Peruvian Customs Regulations: The Basics

What You Can Take to Peru Without Paying Duties

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Entering Peru is a straightforward process for most tourists, whether you arrive at Lima airport or enter Peru overland from a neighboring country. In many cases, it’s a simple matter of ​filling out a Tarjeta Andina tourist card and presenting your passport to the immigration officials.

One thing that can be both time consuming and costly, however, is the issue of Peru’s customs regulations. Before you go to Peru, it’s good to know what you can pack without being hit by any additional duties.

Basic Items Free from Peruvian Customs Duties

According to SUNAT (the Peruvian administrative body in charge of taxation and customs), travelers can take the following items to Peru without paying any customs duties upon arrival:

  • clothing and accessories for personal use
  • toiletries for personal use
  • medicines for personal use.
  • one unit or set of sporting goods for personal use
  • books, magazines and printed documents
  • suitcases, bags and other containers that contain the traveler’s belongings
  • one portable electric appliance for the hair (for example, a hair dryer or hair straighteners)
  • one electric shaver
  • one wind or string instrument (must be portable)
  • one radio, or one CD player, or one stereo system (the latter must be portable and not be for professional use)
  • up to a maximum of twenty CDs
  • one camera or digital camera.
  • one camcorder that is not for professional use
  • one portable DVD player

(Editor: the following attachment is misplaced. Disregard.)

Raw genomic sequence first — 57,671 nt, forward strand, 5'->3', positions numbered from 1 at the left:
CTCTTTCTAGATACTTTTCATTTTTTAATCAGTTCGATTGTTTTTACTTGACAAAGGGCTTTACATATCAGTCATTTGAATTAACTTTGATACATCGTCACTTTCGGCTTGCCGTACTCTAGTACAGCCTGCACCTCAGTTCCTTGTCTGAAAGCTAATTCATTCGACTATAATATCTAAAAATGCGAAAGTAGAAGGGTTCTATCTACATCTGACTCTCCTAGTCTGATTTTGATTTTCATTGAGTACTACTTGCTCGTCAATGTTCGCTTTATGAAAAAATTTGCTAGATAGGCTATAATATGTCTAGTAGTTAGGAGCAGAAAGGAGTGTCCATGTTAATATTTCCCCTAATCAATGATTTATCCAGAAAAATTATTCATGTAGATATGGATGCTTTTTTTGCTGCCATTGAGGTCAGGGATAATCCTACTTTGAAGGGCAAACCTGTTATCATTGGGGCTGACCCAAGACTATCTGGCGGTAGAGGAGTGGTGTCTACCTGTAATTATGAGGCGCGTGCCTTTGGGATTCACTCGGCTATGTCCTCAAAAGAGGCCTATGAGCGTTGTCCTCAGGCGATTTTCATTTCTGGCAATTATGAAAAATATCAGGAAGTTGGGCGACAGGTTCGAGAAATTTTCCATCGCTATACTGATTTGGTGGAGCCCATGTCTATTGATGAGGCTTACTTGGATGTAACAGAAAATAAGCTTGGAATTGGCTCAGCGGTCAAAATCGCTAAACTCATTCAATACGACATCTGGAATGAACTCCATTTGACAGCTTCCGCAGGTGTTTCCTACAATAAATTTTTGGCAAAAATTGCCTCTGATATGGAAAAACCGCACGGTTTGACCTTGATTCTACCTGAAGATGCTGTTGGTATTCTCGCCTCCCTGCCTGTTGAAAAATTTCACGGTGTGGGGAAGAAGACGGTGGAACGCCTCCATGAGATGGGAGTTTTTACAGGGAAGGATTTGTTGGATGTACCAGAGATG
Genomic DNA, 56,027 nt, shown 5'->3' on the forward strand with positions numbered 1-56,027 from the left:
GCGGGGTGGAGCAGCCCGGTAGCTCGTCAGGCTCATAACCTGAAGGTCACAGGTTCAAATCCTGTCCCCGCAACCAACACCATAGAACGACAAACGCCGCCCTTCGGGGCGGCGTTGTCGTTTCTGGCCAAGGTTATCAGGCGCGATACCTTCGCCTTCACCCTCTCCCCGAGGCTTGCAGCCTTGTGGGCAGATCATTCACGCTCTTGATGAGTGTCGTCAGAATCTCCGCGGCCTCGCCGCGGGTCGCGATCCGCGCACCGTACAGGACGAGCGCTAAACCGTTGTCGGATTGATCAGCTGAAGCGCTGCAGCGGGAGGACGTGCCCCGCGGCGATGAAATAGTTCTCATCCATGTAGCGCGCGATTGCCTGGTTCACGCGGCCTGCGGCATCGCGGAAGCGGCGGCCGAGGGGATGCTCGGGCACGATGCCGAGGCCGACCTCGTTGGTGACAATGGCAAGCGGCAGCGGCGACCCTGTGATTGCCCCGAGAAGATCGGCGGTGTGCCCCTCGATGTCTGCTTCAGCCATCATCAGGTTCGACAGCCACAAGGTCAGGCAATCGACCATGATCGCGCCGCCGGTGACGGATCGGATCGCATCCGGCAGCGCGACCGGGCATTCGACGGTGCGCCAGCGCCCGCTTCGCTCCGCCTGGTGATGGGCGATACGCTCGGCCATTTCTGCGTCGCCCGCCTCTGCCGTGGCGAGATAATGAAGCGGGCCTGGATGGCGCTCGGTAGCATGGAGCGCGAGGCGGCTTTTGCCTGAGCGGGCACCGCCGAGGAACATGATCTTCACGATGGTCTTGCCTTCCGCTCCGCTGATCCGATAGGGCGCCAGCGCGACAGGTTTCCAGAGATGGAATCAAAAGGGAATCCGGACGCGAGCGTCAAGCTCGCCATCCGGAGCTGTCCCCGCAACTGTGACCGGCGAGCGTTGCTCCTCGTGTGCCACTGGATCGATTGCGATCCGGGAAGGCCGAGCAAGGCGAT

• one video game console
  • up to 10 rolls of photographic film; one external hard drive; two memory cards for a digital camera, camcorder and/or video game console; two USB memory sticks; 10 videocassettes for a portable camcorder; 10 DVD or video game discs
  • one handheld electronic calendar/organizer
  • one laptop with a power source
  • two cell phones
  • one portable electronic calculator
  • up to 20 packs of cigarettes or fifty cigars or 250 grams of rolling tobacco
  • up to three liters of liquor (with the exception of pisco)
  • any necessary medical aid or equipment for disabled travelers (such as a wheelchair or crutches)
  • one pet! You (and your pet) must obviously jump through a few additional hoops before being allowed into the country
  • other goods for use or consumption by the traveler or to be given as gifts (as long as they are not intended as trade items, and as long as the combined value does not exceed US$500)

Peru’s customs regulations can change without much warning (and some customs officials seem to have their own ideas about the exact regulations), so treat the above information as a solid guideline rather than an infallible law. The information will be updated if/when any changes occur on the SUNAT website.

If you are carrying goods to be declared, you must fill out a Baggage Declaration form and present it to the relevant customs officer. You will need to pay a customs fee as determined by an evaluation officer. The officer will determine a minimum value of all articles (those not exempt from customs duties) upon which a customs charge of 20% will be applied.

If the combined value of all articles exceeds US$1,000, the customs rate increases to 30%.